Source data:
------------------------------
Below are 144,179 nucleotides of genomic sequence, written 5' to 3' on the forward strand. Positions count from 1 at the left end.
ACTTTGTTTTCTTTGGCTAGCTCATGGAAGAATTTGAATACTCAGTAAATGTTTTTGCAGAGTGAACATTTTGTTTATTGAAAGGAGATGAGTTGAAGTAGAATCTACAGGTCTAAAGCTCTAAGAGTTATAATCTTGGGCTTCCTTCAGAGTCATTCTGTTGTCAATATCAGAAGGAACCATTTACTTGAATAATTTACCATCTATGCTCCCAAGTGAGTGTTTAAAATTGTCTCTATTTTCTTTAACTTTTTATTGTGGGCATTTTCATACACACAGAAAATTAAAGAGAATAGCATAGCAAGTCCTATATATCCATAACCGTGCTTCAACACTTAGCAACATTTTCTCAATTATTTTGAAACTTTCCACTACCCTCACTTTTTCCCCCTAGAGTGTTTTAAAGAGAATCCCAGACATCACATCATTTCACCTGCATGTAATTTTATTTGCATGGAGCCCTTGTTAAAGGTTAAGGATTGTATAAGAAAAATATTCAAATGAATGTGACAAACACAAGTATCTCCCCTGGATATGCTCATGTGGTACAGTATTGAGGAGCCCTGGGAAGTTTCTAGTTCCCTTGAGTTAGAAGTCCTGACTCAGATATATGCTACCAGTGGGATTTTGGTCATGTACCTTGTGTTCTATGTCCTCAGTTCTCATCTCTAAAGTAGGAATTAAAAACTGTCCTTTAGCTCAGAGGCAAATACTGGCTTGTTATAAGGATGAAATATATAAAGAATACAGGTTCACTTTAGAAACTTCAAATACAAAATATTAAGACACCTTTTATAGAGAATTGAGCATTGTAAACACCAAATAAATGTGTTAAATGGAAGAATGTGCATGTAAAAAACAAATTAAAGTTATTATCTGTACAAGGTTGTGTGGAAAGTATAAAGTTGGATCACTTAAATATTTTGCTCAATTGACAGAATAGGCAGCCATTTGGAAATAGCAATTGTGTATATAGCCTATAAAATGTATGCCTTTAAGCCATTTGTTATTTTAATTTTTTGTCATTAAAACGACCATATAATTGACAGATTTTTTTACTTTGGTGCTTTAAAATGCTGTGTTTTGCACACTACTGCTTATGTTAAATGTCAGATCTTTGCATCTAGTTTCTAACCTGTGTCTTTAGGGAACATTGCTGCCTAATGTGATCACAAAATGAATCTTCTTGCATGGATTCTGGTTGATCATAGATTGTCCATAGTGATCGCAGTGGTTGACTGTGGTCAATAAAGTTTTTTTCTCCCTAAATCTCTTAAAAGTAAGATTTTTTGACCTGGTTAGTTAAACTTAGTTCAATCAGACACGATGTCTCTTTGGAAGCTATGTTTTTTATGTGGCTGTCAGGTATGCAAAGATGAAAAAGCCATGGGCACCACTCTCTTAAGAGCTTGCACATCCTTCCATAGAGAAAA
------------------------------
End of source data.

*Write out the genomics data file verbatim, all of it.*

Below are 144,179 nucleotides of genomic sequence, written 5' to 3' on the forward strand. Positions count from 1 at the left end.
ACTTTGTTTTCTTTGGCTAGCTCATGGAAGAATTTGAATACTCAGTAAATGTTTTTGCAGAGTGAACATTTTGTTTATTGAAAGGAGATGAGTTGAAGTAGAATCTACAGGTCTAAAGCTCTAAGAGTTATAATCTTGGGCTTCCTTCAGAGTCATTCTGTTGTCAATATCAGAAGGAACCATTTACTTGAATAATTTACCATCTATGCTCCCAAGTGAGTGTTTAAAATTGTCTCTATTTTCTTTAACTTTTTATTGTGGGCATTTTCATACACACAGAAAATTAAAGAGAATAGCATAGCAAGTCCTATATATCCATAACCGTGCTTCAACACTTAGCAACATTTTCTCAATTATTTTGAAACTTTCCACTACCCTCACTTTTTCCCCCTAGAGTGTTTTAAAGAGAATCCCAGACATCACATCATTTCACCTGCATGTAATTTTATTTGCATGGAGCCCTTGTTAAAGGTTAAGGATTGTATAAGAAAAATATTCAAATGAATGTGACAAACACAAGTATCTCCCCTGGATATGCTCATGTGGTACAGTATTGAGGAGCCCTGGGAAGTTTCTAGTTCCCTTGAGTTAGAAGTCCTGACTCAGATATATGCTACCAGTGGGATTTTGGTCATGTACCTTGTGTTCTATGTCCTCAGTTCTCATCTCTAAAGTAGGAATTAAAAACTGTCCTTTAGCTCAGAGGCAAATACTGGCTTGTTATAAGGATGAAATATATAAAGAATACAGGTTCACTTTAGAAACTTCAAATACAAAATATTAAGACACCTTTTATAGAGAATTGAGCATTGTAAACACCAAATAAATGTGTTAAATGGAAGAATGTGCATGTAAAAAACAAATTAAAGTTATTATCTGTACAAGGTTGTGTGGAAAGTATAAAGTTGGATCACTTAAATATTTTGCTCAATTGACAGAATAGGCAGCCATTTGGAAATAGCAATTGTGTATATAGCCTATAAAATGTATGCCTTTAAGCCATTTGTTATTTTAATTTTTTGTCATTAAAACGACCATATAATTGACAGATTTTTTTACTTTGGTGCTTTAAAATGCTGTGTTTTGCACACTACTGCTTATGTTAAATGTCAGATCTTTGCATCTAGTTTCTAACCTGTGTCTTTAGGGAACATTGCTGCCTAATGTGATCACAAAATGAATCTTCTTGCATGGATTCTGGTTGATCATAGATTGTCCATAGTGATCGCAGTGGTTGACTGTGGTCAATAAAGTTTTTTTCTCCCTAAATCTCTTAAAAGTAAGATTTTTTGACCTGGTTAGTTAAACTTAGTTCAATCAGACACGATGTCTCTTTGGAAGCTATGTTTTTTATGTGGCTGTCAGGTATGCAAAGATGAAAAAGCCATGGGCACCACTCTCTTAAGAGCTTGCACATCCTTCCATAGAGAAAA